Siege Diaries 5/4/2021

Today’s Daily Stoic writing prompt:  Where can I spend money to help others?

I am not sure I like the phrasing of this particular prompt.  “Spending” money implies a purchase, or hiring someone to do something in exchange for cash.   I donate a certain amount of money to charity every year.  But in general what I do to help other people has to do with time or labour, not money.   I’m not rich. Beyond a few personal luxuries–very few of which are any kind of conspicuous consumption–I am not spending money on possessions rather than turning it to philanthropy.  

I guess one thing I do do is to try to support my artist friends.   I don’t have big enough pockets to be a high-level patron, but buying a piece of jewellery here, an art print there, or other things that my talented friends make–or attending a concert they put on– benefits both them and me.  These are not always items I truly “need”, but I tend to believe that the arts make the world a better place.

*****
In the midst of that odd dual holiday/commemoration that is May 4–the contrast of a jokey pun about Star Wars that has turned into a quasi-holiday for geeks everywhere, and the much more real anniversary of the Kent State shootings–I instead found myself going down a rabbit hole of Chernobyl history.   

On May 4, 1986, it had been eight days since the accident at the power plant, and seven days since Pripyat had begun to be evacuated. Liquid nitrogen was being pumped into the reactor to cool it down.  The city has been abandoned–but no one knows that yet (and it will actually be a number of years before it is completely foresaken, being used as 

It started with the Chernobyl Gallery–which is mostly more recent photos of the vicinity of the plant–but a few photos showing various locations before the disaster sent me to pripyat-city.ru,  a Russian-language site (thanks, Google Translate).  This one has pages and pages of photos of what the city looked like before the disaster, rather than the abandoned monument of decay that it’s become.   There are photos there of it being built, and then, gradually, there are photos of people.   It’s often forgotten that the city was built, from the ground up, on the site of a former collective farm starting in 1970.  Its entire existence as a living city was just 16 years; the population had reached about 50,000 in 1986.   The thing that is really striking is how vast and spread out and empty it looks–even in the photos taken within the last year of its habitation.  That’s partially the impact of the Brutalist-style architecture, but this was a city whose centre was built around vast, windswept plazas and wide boulevards.  It barely looks occupied. It seems static.   The lack of vehicles is striking as well.  And it doesn’t look finished–because construction was still ongoing, both in the city and at the power plant itself.   Only in the photos featuring parades does it look at all peopled.  It’s almost as if it were designed to be abandoned.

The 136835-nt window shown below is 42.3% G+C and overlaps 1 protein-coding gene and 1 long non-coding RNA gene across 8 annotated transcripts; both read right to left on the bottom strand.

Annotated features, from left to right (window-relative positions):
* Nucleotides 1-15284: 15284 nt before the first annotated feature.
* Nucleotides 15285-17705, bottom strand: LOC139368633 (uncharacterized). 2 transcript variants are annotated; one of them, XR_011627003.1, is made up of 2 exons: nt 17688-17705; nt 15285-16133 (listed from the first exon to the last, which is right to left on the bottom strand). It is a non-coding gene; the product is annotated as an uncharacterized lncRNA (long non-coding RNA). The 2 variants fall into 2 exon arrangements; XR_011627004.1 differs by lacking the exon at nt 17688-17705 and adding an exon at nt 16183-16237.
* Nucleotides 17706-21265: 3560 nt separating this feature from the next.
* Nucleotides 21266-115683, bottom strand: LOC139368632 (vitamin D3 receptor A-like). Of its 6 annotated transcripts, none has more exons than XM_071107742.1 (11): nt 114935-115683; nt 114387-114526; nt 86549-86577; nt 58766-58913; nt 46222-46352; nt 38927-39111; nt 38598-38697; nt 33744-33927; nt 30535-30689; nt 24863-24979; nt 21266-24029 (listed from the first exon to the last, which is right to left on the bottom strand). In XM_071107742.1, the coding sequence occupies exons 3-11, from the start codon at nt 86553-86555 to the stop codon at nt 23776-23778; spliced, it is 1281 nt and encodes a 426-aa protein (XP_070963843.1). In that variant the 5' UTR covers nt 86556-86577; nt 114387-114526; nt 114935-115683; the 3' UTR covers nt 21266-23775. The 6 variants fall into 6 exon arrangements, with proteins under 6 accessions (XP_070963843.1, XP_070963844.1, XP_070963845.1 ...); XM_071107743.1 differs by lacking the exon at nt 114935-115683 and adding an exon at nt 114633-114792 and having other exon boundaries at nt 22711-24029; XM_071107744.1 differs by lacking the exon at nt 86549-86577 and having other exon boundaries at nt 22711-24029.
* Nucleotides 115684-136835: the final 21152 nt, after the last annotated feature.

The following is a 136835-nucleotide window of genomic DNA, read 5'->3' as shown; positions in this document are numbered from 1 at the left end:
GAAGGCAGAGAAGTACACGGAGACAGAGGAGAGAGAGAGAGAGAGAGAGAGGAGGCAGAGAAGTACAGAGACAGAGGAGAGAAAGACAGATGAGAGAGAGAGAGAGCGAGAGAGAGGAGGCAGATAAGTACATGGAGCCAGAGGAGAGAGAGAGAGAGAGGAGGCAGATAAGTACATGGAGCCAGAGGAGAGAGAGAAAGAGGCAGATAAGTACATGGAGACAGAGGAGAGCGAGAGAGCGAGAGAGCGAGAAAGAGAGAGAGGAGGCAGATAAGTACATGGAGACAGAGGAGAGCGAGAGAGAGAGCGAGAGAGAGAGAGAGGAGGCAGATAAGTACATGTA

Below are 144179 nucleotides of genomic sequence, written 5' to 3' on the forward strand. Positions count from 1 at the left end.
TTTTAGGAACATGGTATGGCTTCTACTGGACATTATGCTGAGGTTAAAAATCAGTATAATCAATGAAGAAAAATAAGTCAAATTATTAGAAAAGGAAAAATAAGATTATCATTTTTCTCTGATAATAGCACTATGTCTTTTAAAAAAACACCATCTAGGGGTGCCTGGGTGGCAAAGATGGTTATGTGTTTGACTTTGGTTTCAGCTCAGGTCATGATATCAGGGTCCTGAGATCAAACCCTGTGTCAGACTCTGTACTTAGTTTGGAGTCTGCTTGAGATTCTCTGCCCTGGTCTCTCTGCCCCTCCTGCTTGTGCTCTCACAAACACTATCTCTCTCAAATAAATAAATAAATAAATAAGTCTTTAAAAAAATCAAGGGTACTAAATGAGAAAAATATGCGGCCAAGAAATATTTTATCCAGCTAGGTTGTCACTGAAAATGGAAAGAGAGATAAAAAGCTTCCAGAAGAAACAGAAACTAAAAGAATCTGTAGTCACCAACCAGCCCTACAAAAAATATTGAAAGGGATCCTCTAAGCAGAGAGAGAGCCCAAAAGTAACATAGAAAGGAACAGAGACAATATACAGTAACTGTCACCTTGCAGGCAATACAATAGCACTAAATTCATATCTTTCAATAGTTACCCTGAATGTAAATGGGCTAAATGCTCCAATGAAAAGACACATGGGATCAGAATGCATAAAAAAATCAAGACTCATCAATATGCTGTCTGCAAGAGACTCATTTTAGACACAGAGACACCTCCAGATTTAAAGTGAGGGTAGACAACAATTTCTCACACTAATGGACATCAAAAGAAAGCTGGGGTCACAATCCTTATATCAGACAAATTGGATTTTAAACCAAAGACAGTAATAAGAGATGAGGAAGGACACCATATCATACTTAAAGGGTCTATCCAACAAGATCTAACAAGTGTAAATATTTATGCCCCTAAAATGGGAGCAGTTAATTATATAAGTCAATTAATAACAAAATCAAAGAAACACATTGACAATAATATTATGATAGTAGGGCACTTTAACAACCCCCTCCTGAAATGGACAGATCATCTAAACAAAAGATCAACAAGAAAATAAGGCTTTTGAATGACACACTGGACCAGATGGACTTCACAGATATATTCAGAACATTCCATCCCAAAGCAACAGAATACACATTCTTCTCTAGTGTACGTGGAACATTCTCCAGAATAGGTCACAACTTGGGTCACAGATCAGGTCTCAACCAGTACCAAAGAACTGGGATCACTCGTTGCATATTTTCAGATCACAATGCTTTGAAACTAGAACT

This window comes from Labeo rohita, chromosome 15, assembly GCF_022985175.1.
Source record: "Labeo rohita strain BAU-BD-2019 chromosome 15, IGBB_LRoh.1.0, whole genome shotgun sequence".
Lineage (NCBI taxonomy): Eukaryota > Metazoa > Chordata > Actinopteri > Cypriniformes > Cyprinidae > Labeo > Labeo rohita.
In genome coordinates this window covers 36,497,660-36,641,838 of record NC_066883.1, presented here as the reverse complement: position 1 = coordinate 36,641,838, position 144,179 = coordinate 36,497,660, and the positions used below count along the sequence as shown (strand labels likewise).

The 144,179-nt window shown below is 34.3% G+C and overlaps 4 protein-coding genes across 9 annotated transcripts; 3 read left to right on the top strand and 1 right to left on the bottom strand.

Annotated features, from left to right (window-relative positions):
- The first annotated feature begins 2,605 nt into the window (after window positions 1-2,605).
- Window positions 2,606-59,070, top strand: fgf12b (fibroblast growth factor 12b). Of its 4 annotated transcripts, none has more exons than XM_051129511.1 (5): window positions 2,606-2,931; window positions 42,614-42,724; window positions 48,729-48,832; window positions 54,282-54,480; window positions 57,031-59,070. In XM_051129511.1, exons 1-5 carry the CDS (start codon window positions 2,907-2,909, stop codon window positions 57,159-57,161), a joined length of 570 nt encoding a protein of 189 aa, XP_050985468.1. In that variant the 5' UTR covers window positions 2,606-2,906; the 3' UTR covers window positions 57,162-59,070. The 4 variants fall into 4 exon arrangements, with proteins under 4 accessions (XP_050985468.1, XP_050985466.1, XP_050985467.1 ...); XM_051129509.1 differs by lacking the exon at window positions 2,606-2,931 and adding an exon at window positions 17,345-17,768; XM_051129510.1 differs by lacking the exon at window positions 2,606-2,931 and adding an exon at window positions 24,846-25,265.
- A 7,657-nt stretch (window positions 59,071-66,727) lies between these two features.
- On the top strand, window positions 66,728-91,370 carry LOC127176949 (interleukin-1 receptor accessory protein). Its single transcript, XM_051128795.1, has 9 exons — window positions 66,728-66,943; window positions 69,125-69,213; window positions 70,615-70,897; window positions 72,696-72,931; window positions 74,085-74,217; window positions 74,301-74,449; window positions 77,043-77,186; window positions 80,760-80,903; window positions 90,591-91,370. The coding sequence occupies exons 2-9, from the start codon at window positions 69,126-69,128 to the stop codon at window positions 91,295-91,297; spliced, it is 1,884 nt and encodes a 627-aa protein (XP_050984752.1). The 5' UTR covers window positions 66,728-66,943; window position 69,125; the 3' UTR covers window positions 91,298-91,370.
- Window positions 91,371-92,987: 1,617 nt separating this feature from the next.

However, there are lots of photos in the collection of the interiors of buildings, and all of a sudden you see people and faces, and the city just comes to life.  There are scenes in restaurants and schools and grocery stores.  There are groups of friends palling around, shots of families on playground equipment, kids playing in marching bands, various festivals (some with music), and the like.    And all of a sudden Pripyat becomes more than a collection of abandoned buildings with quaint Soviet agitprop memorabilia strewn about.  There’s some gorgeous artwork (more on that in a moment.)   It starts to feel like a town again, a place where people were proud to live, a place that was shiny and new, a place full of hope and smart people with brilliant futures ahead of them (the average age of the residents was just 26). That’s certainly not what the Western observer typically was trained to see in the Soviet Union in the final years of its existence.  In hindsight, we look at Pripyat and know the town is doomed, that the reactor had a faulty design, and that there would be a futile attempt to cover up the disaster.  That leads those photos of normal people doing normal people things, sometimes with the power plant in the background, a searing kind of poignancy.  

I’ve been particularly taken by the mosaic work of Ivan Semyonovich Litovchenko , born in 1921 in Ukraine.  There are several monumental murals created by Litovchenko, who was the official artist for the town and its nuclear complex, in Pripyat.  The most abstract of these, “Music”, adorned the front of the music school.  Litovchenko died in 1996, years before it would be realized that his works could be again seen as tours of Pripyat became possible.   

I am considering attempting to embroider either this or one of the other mosaics at some point.  That may require some thought, given the mosaic techniques used to give them a polychromatic glow, but I love the design and think it deserves to be remembered.

 

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